AMS Spring Book Fair
Volunteers are needed for the Spring book fair from March 14th-18th between 7:45 AM and 3:15 PM. Our busiest times of day will be from 8:00-8:30 in the morning and 10:30 AM to 1:00 PM during lunches, but classes will also be visiting throughout the day on Monday-Thursday. The book fair will coincide with this year’s Readathon, which will be held on March 15th, beginning during the school day and extending through the after school activity period and into the evening. Volunteers can sign up here: http://www.signupgenius.com/go/10c0b4ca5ac2babfc1-spring1
Our Fall book fair was a huge success, putting over 500 books in students’ hands and raising over $3,000 in Scholastic dollars to support our library program. The Spring book fair promises to be just as successful with some great titles for sale. We were extremely fortunate to have a wonderful group of parents help out with the fall Fair, and we thank you in advance for once again donating your time and energy. Again, click here to sign up to volunteer for the book fair: http://www.signupgenius.com/go/10c0b4ca5ac2babfc1-spring1 or email Ms. Buck, the AMS librarian, at email@example.com for more information.
AMS Readathon 2016
On March 15th we will hold our Readathon at Annapolis Middle School. What is a Readathon?, you may ask. It is a reading marathon in which students, parents, teachers, and community members are encouraged to come and read as long as they can! While at the event some serious participants will sit and read the entire time, there will be additional activities for the less-competitive, including Read Alouds, Book “Sales,” and a Reading Café. There will be representatives from community partners such as the Public Library and giveaways of books and more.
One of the highlights is the Read Aloud Room; this will be a great opportunity for all participants to hear selected stories shared by teachers, students, and community members. If you are interested in being a guest reader, please use this link to submit your contact information: https://www.surveymonkey.com/r/FLW7LCY.
We are also in need of parent volunteers to help monitor students, serve food, and direct activities. Interested in volunteering but not eager for the spotlight? Please use this link to submit your contact information: https://www.surveymonkey.com/r/FL5KKTB.
Questions or concerns? Please email Ms. Buck, the AMS librarian, at firstname.lastname@example.org or our literacy coach, Ms. Lerro, at email@example.com. Thank you for your support of this exciting celebration of literacy and the joy our school community finds in reading!
New Fiction! The whole list! This is an Excel file which you will have to download and open. Look for the downloads at the bottom of your screen in Chrome.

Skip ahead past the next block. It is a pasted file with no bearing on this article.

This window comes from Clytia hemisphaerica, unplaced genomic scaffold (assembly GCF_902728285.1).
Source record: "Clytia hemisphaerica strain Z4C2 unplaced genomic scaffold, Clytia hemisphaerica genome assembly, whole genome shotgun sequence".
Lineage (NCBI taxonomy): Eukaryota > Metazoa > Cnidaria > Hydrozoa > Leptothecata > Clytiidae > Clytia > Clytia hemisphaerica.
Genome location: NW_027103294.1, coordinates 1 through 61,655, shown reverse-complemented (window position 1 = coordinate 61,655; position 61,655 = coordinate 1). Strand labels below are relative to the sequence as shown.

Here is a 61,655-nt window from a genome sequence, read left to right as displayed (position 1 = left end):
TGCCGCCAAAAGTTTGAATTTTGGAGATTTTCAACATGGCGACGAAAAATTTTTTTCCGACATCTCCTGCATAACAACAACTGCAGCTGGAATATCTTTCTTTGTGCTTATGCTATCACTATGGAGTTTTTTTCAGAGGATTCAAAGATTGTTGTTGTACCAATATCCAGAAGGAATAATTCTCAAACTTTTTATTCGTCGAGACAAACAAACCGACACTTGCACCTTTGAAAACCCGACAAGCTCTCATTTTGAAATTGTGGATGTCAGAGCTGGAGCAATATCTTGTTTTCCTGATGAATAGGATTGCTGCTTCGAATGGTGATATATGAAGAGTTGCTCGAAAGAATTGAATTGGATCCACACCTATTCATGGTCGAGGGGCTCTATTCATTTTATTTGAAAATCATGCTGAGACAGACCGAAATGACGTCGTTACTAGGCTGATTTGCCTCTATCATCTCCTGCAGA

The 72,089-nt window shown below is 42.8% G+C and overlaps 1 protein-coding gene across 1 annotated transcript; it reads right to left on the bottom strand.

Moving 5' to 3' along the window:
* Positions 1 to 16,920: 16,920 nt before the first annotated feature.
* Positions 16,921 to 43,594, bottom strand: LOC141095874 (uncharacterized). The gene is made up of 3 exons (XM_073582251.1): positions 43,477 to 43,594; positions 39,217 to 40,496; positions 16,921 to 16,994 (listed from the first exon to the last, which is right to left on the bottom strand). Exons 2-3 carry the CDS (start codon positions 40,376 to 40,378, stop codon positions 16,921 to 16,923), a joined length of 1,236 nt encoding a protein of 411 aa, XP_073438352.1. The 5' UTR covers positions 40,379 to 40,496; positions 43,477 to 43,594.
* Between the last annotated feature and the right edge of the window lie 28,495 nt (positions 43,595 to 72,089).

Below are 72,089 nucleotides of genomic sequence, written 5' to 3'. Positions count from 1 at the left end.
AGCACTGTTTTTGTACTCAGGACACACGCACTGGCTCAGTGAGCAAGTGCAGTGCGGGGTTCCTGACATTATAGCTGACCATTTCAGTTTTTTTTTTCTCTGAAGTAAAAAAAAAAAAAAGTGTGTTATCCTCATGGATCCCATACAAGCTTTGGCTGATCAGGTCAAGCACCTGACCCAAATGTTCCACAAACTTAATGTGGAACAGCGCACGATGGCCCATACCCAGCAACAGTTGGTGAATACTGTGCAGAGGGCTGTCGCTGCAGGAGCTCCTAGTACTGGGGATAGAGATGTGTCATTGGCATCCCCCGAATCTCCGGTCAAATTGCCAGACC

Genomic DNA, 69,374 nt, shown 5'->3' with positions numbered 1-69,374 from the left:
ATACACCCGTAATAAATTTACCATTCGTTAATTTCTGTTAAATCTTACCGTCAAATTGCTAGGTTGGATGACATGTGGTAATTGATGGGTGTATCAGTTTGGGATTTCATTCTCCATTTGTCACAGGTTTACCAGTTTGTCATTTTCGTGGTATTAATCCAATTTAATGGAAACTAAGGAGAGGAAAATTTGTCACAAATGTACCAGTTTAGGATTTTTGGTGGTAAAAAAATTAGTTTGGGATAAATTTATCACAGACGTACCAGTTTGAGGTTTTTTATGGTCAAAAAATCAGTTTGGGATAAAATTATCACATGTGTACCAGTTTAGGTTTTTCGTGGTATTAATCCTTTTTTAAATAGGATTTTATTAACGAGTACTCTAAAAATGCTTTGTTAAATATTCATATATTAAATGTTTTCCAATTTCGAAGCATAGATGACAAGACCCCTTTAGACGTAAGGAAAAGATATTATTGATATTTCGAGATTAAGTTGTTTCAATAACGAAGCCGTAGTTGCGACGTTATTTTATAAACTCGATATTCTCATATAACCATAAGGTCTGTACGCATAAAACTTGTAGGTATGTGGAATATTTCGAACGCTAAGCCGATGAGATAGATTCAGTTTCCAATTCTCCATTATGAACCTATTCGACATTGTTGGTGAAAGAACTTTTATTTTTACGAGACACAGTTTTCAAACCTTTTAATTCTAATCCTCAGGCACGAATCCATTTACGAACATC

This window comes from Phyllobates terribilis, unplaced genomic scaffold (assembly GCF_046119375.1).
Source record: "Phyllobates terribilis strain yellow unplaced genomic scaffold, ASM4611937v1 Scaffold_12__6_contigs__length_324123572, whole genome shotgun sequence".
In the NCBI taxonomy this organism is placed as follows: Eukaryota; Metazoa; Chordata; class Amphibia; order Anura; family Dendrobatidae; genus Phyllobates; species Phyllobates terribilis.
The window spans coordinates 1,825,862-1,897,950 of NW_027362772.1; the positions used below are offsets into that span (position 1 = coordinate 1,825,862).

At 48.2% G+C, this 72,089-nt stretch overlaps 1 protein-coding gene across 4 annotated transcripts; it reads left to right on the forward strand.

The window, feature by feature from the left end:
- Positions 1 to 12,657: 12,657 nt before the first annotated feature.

It’s been a couple of weeks since the end of the book fair, so we have our sales numbers. In spite of a delay in delivery of the fair, we sold almost as many books as last fall. This means we’ve got funds for some new furniture to replace worn-out bean bags and gamer chairs, and to buy some awesome new books! More importantly, it means great new books are in the hands of our students. I’ve been hearing about some of what you’re reading on Edmodo, but feel free to share in the comments here too!
Thanks so much to all the parents and students who volunteered. We keep the library open during the book fair, and that means there is a lot going on. We really couldn’t do it without everyone’s help! Special thanks to Amy, Niajay, Caron, Emma, Paris, Cece, and Mrs. Haynes’ 5th and 6th period students, who stepped in and helped with setup when we got thrown off schedule. We’re also grateful to our wonderful PTSA for all the help promoting and recruiting volunteers for the fair!
I’m also very excited to announce two things. First off, our school Makerspace (what’s that?) is now open and operating. It’s been so much fun to see students experimenting with the moldable plastic, Little Bits, and 3d printing pen! Students can use the Makerspace for school-related or independent projects. We’ve got craft supplies of all kinds – paper, fabric, yarn, cardboard, and duct tape as well as more high-tech stuff like Arduino and Raspberry Pi computers for our budding coders, filming and recording equipment, and lots more cool stuff. Another big thank you to Hadlee, who’s been the driving force behind getting things going!
Finally, you’re going to start hearing from some people other than me on this blog. We have some very talented writers who are going to be volunteering as student bloggers during the rest of the school year. Stay tuned to see what they have to say!
Did you know that next week is Teen Read Week? Teen Read Week is a week-long celebration that encourages teens to take some time out and read. You guys might not all be teens, but some of you are, and others are getting close. Besides, who needs an excuse to take some time out for reading?